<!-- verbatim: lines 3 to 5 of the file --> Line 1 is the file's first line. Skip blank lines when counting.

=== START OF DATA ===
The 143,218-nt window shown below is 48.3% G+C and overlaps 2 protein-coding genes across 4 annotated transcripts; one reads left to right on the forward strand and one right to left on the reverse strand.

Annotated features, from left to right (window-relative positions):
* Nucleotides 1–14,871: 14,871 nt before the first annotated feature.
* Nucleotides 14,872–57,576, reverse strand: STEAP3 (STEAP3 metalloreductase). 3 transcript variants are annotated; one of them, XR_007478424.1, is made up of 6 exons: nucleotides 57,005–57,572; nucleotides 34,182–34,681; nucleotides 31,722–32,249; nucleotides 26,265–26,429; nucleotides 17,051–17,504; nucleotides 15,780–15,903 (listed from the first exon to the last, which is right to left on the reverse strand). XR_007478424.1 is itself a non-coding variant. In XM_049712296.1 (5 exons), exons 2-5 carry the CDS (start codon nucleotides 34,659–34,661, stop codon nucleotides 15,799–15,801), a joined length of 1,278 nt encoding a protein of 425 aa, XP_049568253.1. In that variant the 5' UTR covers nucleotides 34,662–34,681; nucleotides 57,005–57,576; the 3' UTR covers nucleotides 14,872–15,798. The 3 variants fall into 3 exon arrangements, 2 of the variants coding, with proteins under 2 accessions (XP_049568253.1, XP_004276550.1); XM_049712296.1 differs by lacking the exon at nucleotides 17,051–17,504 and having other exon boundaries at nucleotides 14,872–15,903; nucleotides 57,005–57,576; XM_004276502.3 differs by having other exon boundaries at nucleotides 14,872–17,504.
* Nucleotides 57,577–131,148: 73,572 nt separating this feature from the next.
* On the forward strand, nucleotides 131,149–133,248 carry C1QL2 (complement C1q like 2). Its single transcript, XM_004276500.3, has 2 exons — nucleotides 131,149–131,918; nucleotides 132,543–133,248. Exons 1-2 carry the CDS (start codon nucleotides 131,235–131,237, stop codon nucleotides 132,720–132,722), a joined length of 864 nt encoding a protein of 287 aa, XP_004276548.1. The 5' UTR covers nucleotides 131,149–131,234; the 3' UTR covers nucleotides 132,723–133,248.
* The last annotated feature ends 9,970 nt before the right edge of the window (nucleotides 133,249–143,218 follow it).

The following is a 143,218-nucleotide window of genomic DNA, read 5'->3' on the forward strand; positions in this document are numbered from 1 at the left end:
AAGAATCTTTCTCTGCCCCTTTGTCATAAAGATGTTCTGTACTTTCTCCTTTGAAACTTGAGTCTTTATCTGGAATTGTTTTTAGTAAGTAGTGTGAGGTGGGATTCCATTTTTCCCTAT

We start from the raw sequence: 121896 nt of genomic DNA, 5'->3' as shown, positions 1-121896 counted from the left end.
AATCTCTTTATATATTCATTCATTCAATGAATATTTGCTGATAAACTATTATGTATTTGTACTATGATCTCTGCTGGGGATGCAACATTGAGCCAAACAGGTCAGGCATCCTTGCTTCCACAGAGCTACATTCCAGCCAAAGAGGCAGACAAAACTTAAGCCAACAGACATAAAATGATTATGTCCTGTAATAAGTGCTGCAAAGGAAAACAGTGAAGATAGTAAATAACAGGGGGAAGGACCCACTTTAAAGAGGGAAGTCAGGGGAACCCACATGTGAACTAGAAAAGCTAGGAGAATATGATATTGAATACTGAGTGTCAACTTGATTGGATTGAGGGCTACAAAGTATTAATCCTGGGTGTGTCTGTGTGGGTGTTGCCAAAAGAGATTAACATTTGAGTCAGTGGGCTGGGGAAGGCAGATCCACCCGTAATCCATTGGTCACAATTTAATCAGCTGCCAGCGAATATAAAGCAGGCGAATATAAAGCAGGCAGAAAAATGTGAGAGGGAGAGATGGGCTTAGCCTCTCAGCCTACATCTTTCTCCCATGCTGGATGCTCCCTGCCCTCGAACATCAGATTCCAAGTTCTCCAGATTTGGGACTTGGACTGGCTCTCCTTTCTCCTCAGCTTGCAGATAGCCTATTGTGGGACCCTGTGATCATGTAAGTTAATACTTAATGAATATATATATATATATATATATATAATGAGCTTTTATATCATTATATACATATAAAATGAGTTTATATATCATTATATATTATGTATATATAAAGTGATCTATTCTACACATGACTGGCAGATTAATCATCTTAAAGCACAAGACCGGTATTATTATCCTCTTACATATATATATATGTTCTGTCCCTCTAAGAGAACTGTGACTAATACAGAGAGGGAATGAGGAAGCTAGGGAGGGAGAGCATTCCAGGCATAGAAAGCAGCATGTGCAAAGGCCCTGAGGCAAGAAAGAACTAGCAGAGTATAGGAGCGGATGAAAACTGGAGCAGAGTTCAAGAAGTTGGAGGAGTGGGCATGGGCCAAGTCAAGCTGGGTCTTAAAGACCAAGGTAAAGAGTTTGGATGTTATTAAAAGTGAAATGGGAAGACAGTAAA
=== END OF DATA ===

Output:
* Nucleotides 1–14,871: 14,871 nt before the first annotated feature.
* Nucleotides 14,872–57,576, reverse strand: STEAP3 (STEAP3 metalloreductase). 3 transcript variants are annotated; one of them, XR_007478424.1, is made up of 6 exons: nucleotides 57,005–57,572; nucleotides 34,182–34,681; nucleotides 31,722–32,249; nucleotides 26,265–26,429; nucleotides 17,051–17,504; nucleotides 15,780–15,903 (listed from the first exon to the last, which is right to left on the reverse strand). XR_007478424.1 is itself a non-coding variant. In XM_049712296.1 (5 exons), exons 2-5 carry the CDS (start codon nucleotides 34,659–34,661, stop codon nucleotides 15,799–15,801), a joined length of 1,278 nt encoding a protein of 425 aa, XP_049568253.1. In that variant the 5' UTR covers nucleotides 34,662–34,681; nucleotides 57,005–57,576; the 3' UTR covers nucleotides 14,872–15,798. The 3 variants fall into 3 exon arrangements, 2 of the variants coding, with proteins under 2 accessions (XP_049568253.1, XP_004276550.1); XM_049712296.1 differs by lacking the exon at nucleotides 17,051–17,504 and having other exon boundaries at nucleotides 14,872–15,903; nucleotides 57,005–57,576; XM_004276502.3 differs by having other exon boundaries at nucleotides 14,872–17,504.
* Nucleotides 57,577–131,148: 73,572 nt separating this feature from the next.